Anna Barber Pivots from Athletics to Helping Black Organizations Excel

As a lifelong competitive swimmer, Anna Barber started her undergraduate degree at Howard University knowing that she wanted to pursue a career as an athletic director. After graduating, she headed to Arizona State University where she continued to lay the groundwork for a future in athletics — and earned her law degree. 

“I worked as a graduate assistant in the athletic department for two of the three years that I was in law school,” Anna says. “I studied intellectual property and alternative dispute resolutions, preparing me for a career as an athletic director, at least that’s what I was thinking at the time. And then upon graduation, I ended up working for the athletic director there at Arizona State.” 

A passion for sports takes a surprise turn 

During her tenure at Arizona State University, she was mentored by Gene Smith, who is considered one of the preeminent athletic directors in the country, and his equally respected wife, Sheila, who served as the associate vice president of development. Together, they encouraged Anna to go into fundraising and development as an accelerated path to becoming an athletic director. This marked her first foray into fundraising, which eventually helped her land a major gift position at Miami University in Ohio.

“That was a great experience because, six months into my tenure at Miami University, the director of development left, and they were launching a campaign,” Anna explains. “I wound up helping the university launch the athletic component of the campaign. And I learned a lot in a very short tenure being at Miami. From there, I was recruited to go to Michigan State to work with one of the gentlemen that I worked with at Arizona State and development.”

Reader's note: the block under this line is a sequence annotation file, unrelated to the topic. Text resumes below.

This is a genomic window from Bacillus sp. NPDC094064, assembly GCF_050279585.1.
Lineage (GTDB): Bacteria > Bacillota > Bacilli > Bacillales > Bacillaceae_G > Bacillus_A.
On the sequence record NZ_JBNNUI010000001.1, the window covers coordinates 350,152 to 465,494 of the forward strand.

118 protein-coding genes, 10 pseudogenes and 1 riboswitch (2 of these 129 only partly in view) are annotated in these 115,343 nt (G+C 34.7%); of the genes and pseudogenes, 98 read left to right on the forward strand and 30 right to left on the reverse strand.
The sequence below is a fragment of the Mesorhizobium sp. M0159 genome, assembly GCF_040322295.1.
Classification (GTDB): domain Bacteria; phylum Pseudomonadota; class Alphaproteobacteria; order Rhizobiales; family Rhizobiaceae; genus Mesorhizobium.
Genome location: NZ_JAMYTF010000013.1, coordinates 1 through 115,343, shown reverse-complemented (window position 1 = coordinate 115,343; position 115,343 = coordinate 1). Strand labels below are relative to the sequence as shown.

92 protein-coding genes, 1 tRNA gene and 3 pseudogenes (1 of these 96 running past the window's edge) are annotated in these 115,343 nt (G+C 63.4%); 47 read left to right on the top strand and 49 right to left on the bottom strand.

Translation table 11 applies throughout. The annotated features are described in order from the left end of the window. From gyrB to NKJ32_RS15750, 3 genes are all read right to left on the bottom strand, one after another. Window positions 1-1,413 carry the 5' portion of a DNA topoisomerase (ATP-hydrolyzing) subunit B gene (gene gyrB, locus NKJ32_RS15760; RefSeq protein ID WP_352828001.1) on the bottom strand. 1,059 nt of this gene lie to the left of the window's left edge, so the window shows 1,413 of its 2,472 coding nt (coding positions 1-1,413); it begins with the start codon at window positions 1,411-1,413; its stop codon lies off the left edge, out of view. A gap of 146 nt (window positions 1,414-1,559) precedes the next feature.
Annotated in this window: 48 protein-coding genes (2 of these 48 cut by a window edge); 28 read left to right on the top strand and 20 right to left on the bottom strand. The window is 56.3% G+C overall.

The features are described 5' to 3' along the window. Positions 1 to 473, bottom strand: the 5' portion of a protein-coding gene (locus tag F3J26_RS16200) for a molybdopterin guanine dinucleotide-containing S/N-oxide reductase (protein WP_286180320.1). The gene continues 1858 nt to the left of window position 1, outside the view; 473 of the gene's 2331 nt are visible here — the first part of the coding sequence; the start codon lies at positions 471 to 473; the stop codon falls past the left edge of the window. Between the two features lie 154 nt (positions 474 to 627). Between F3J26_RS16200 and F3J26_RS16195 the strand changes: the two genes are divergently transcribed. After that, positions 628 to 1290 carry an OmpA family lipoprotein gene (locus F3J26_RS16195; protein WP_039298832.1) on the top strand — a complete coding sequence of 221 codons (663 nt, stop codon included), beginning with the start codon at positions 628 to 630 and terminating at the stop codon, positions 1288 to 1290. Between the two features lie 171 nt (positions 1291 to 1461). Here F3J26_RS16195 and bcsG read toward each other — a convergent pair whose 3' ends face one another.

Accelerating her development career 

Her experiences, connections, and talent continued to propel her career and eventually led to a job at the Smithsonian in Washington DC where she was the first central major gift officer. As part of her new position, she represented all 19 museums and nine research centers. While the Smithsonian is a well-established institution, the Advancement Office was still evolving and the National Museum of African American History was in the early stages. 

Ultimately, Anna played an integral role in raising the necessary funds for the National Museum of African American History. She built the donor base from scratch and was part of the team that raised $350 million in philanthropic support to bring this historic project to fruition.  

Growing the small business landscape 

After her time with the Smithsonian, she started Barber & Associates, a boutique fundraising consulting firm that helps non-profit organizations build and enhance their development infrastructure to more effectively fundraise. Anna believes that many non-profit’s have the potential to raise significantly more philanthropic dollars with the right vision, best practice planning, and execution. Anna prioritizes her time to work with organizations whose purpose aligns with her passion for uplighting the Black community.  

“I generally select organizations that I work with based on the mission of the organization, versus just taking on clients for the sake of taking on clients. What really drives me is wanting to see equity, parity, and equality in the world. Developing strategies for bringing these ideals to the forefront is of utmost importance. We have to recognize and understand that there have been racial challenges in the United States for 400 years.  Society at large must think creatively and out of the box to successfully address these challenges, and then be persistent in making strides towards progress.” 

Now, looking back, Anna reminds early-career professionals and students to dig in, work hard, and be open to what comes next. “Be persistent in what you want to do. I don’t think that there is anyone that has achieved greatness without persistence.”

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